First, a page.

Updates are evidence of efforts by several vertical-transportation organizations to solve barriers to public safety in new and even existing buildings

by Johannes de Jong

"In 2004, the CTBUH published its Emergency Evacuation: Elevator Systems Guideline.[1] After the tragic events of 9/11, it was clear that it was time to enhance egress methodologies for high-rise buildings. This concise yet comprehensive booklet summarized the benefits to be attained from evacuation elevator systems, outlined three levels of protection and the related key design criteria. The guide also explored the considerations to be taken when designing egress elevators and mapped out the protocols for total, staged and fractional evacuation using elevators. The guide was well received, as the marketplace was looking for new ideas to enhance high-rise safety. This need has not changed.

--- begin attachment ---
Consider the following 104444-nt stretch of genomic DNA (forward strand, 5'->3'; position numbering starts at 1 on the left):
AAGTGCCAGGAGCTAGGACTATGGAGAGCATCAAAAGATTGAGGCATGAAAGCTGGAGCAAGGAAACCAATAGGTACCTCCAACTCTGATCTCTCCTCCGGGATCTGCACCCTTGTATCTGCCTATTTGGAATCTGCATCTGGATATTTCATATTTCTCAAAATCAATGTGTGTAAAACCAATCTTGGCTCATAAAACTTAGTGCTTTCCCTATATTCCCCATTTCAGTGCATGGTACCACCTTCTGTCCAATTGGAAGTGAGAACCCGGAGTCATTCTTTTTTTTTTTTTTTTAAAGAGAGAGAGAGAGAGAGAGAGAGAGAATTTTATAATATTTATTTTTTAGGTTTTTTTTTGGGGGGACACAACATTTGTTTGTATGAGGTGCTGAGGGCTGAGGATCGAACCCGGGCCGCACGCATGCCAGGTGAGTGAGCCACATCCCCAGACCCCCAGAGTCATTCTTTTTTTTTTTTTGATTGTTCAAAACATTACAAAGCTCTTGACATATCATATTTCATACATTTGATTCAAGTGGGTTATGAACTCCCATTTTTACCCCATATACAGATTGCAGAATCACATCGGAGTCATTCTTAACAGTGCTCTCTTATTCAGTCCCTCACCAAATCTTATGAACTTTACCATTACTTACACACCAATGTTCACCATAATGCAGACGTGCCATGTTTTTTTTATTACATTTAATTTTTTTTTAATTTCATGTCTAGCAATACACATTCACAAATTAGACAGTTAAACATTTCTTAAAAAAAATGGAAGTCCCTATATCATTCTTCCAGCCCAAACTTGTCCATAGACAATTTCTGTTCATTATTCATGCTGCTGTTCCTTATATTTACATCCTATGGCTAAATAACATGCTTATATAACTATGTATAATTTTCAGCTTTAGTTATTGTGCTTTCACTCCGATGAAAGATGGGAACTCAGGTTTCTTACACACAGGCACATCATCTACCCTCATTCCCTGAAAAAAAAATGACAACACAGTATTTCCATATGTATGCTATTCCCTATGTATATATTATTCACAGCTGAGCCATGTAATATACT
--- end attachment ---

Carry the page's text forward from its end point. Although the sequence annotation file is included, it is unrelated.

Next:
In the U.S., this guideline was implemented by several regulatory organizations. The International Code Council (ICC) allowed voluntary use of automated self-evacuation through Occupant Evacuation Operation (OEO) in the International Building Code (IBC),[2] and the American Society of Mechanical Engineers updated the U.S. elevator code, ASME A17.1,[3] to include voluntary OEO. While it is a great achievement, the take-up of emergency egress elevators as a design concept has been very limited and not as widespread as one could have hoped."